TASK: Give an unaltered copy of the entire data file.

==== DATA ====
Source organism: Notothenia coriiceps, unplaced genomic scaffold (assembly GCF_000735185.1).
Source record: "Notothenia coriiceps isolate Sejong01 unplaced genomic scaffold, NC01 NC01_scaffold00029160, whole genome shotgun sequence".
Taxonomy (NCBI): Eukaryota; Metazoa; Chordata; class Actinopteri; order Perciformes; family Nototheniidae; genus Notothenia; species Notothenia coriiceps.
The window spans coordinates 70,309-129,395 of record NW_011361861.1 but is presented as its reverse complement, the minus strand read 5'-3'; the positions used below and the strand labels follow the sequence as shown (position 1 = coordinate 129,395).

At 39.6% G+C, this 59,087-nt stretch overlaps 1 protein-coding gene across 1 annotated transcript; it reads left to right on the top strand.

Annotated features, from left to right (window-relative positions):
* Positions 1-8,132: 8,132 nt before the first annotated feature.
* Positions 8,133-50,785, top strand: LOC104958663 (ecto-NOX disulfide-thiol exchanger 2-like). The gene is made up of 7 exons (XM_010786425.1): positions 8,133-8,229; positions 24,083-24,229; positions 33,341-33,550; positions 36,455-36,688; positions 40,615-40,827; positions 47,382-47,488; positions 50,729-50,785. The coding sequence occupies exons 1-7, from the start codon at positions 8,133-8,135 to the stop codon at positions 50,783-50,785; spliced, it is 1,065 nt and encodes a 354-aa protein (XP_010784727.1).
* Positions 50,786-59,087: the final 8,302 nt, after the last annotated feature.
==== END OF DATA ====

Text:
Source organism: Notothenia coriiceps, unplaced genomic scaffold (assembly GCF_000735185.1).
Source record: "Notothenia coriiceps isolate Sejong01 unplaced genomic scaffold, NC01 NC01_scaffold00029160, whole genome shotgun sequence".
Taxonomy (NCBI): Eukaryota; Metazoa; Chordata; class Actinopteri; order Perciformes; family Nototheniidae; genus Notothenia; species Notothenia coriiceps.
The window spans coordinates 70,309-129,395 of record NW_011361861.1 but is presented as its reverse complement, the minus strand read 5'-3'; the positions used below and the strand labels follow the sequence as shown (position 1 = coordinate 129,395).

At 39.6% G+C, this 59,087-nt stretch overlaps 1 protein-coding gene across 1 annotated transcript; it reads left to right on the top strand.

Annotated features, from left to right (window-relative positions):
* Positions 1-8,132: 8,132 nt before the first annotated feature.
* Positions 8,133-50,785, top strand: LOC104958663 (ecto-NOX disulfide-thiol exchanger 2-like). The gene is made up of 7 exons (XM_010786425.1): positions 8,133-8,229; positions 24,083-24,229; positions 33,341-33,550; positions 36,455-36,688; positions 40,615-40,827; positions 47,382-47,488; positions 50,729-50,785. The coding sequence occupies exons 1-7, from the start codon at positions 8,133-8,135 to the stop codon at positions 50,783-50,785; spliced, it is 1,065 nt and encodes a 354-aa protein (XP_010784727.1).
* Positions 50,786-59,087: the final 8,302 nt, after the last annotated feature.